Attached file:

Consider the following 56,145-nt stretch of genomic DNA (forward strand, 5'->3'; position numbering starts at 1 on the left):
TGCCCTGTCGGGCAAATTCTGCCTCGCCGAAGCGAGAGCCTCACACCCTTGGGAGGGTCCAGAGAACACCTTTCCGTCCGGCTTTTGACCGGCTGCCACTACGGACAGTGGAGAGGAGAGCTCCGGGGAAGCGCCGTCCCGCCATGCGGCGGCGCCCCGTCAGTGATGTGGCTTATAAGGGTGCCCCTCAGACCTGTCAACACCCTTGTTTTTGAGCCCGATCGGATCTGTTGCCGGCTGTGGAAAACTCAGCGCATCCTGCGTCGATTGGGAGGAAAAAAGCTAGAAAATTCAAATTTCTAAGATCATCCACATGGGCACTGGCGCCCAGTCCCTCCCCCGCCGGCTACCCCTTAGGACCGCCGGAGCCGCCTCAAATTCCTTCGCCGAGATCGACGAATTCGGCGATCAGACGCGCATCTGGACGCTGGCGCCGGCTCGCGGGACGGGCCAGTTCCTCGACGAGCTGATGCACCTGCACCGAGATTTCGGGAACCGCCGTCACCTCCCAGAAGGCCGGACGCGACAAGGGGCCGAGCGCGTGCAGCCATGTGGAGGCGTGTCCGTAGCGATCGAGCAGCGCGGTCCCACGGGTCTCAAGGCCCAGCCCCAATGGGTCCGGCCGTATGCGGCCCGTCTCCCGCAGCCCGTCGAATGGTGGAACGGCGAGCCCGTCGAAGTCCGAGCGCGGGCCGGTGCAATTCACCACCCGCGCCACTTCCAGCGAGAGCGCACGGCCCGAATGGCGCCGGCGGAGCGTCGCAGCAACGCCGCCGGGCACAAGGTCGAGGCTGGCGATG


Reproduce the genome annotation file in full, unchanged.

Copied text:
Consider the following 56,145-nt stretch of genomic DNA (forward strand, 5'->3'; position numbering starts at 1 on the left):
TGCCCTGTCGGGCAAATTCTGCCTCGCCGAAGCGAGAGCCTCACACCCTTGGGAGGGTCCAGAGAACACCTTTCCGTCCGGCTTTTGACCGGCTGCCACTACGGACAGTGGAGAGGAGAGCTCCGGGGAAGCGCCGTCCCGCCATGCGGCGGCGCCCCGTCAGTGATGTGGCTTATAAGGGTGCCCCTCAGACCTGTCAACACCCTTGTTTTTGAGCCCGATCGGATCTGTTGCCGGCTGTGGAAAACTCAGCGCATCCTGCGTCGATTGGGAGGAAAAAAGCTAGAAAATTCAAATTTCTAAGATCATCCACATGGGCACTGGCGCCCAGTCCCTCCCCCGCCGGCTACCCCTTAGGACCGCCGGAGCCGCCTCAAATTCCTTCGCCGAGATCGACGAATTCGGCGATCAGACGCGCATCTGGACGCTGGCGCCGGCTCGCGGGACGGGCCAGTTCCTCGACGAGCTGATGCACCTGCACCGAGATTTCGGGAACCGCCGTCACCTCCCAGAAGGCCGGACGCGACAAGGGGCCGAGCGCGTGCAGCCATGTGGAGGCGTGTCCGTAGCGATCGAGCAGCGCGGTCCCACGGGTCTCAAGGCCCAGCCCCAATGGGTCCGGCCGTATGCGGCCCGTCTCCCGCAGCCCGTCGAATGGTGGAACGGCGAGCCCGTCGAAGTCCGAGCGCGGGCCGGTGCAATTCACCACCCGCGCCACTTCCAGCGAGAGCGCACGGCCCGAATGGCGCCGGCGGAGCGTCGCAGCAACGCCGCCGGGCACAAGGTCGAGGCTGGCGATG